Automate all the things

A weekly no-code automation delivered to your inbox (with thoughts on no-code every now and then)
Dec 01, 2021 • Issue #71 by Aron Korenblit

Every tool has automation now part 3: Webflow launches Logic

At NoCodeConf, Webflow announced a slew of new features: Memberships, Logic and improved load time. In the keynote, Vlad framed these as part of his vision of Webflow as an app building platform.

Similar to his 2019 talk, Vlad created a straight line between software development building blocks and his vision for Webflow.

Explicitly, an app has three parts: UI, Data and Logic.

UI in Webflow is abstracted through the Designer which mimics writing HTML/CSS/Javascript. Data is managed through the CMS, a (limited) relational database. Memberships will be a special CMS collection type. Finally Business Logic will be handled by this new surface called, well, Logic.

With Logic, Webflow joins the club of software-as-a-service tools offering built in automations. As I've written about before a few times, every saas tool eventually adds its own flavor of automation.

Webflow's attempt at automations is an "if this then that" type builder which is standard. Webflow's ambitions go beyond that. Their first go includes logic branches.

Screenshot taken from

I don't know which triggers/actions are available in Logic today. But the fact that it includes logic branches right from the getgo tells me that Webflow has grand ambitions here. I expect them to start with internal triggers (when form submitted, user updated etc.) and expand from there.

I personally only see myself using Webflow Logic to automate steps that happen in Webflow. Since Webflow isn't where I manage my work—it's simply one of many CMS' where my work ends up—I don't expect to use their logic in my workflow for data that originates in Webflow such as creating CMS items on form submissions or sending emails to downstream systems. For me, Webflow will never be my single source of truth so should not have any information that isn't mirrored elsewhere.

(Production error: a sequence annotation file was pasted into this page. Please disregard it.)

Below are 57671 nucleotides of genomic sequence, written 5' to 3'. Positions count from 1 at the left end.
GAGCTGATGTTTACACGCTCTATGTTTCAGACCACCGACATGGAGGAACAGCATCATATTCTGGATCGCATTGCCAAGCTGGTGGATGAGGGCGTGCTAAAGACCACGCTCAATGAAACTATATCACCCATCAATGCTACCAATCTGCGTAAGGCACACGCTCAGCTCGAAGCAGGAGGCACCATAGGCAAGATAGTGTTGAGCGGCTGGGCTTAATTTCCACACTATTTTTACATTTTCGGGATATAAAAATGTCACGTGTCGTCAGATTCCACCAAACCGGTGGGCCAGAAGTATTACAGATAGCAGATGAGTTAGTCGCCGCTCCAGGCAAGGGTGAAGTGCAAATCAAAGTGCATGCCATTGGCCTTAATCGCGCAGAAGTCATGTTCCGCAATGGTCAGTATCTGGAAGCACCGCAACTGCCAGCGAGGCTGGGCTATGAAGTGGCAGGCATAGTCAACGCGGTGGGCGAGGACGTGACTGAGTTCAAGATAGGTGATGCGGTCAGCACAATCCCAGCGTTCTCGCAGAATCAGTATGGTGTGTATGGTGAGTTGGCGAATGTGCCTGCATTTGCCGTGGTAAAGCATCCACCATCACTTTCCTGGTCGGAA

Looking at this longer term, I have to ask myself, who is Webflow developing software for? The launch of Memberships tells me that they're focused on creators & small businesses. Their implementation of Logic tells me that Hubspot's base (medium/large marketing orgs) which has amazing automations but terrible websites might be in their line of sight. Vlad explicitly mentioned Memberships as a way to bolster their e-commerce efforts.

Webflow's goal is to disrupt software development writ large. Without a clear idea of who they're currently disrupting software development for, they may end up with something that is kind of good for a lot of people but not truly great for any of them. I hope that won't be the case, because I'm clearly team Webflow :)

Until next week, keep building!


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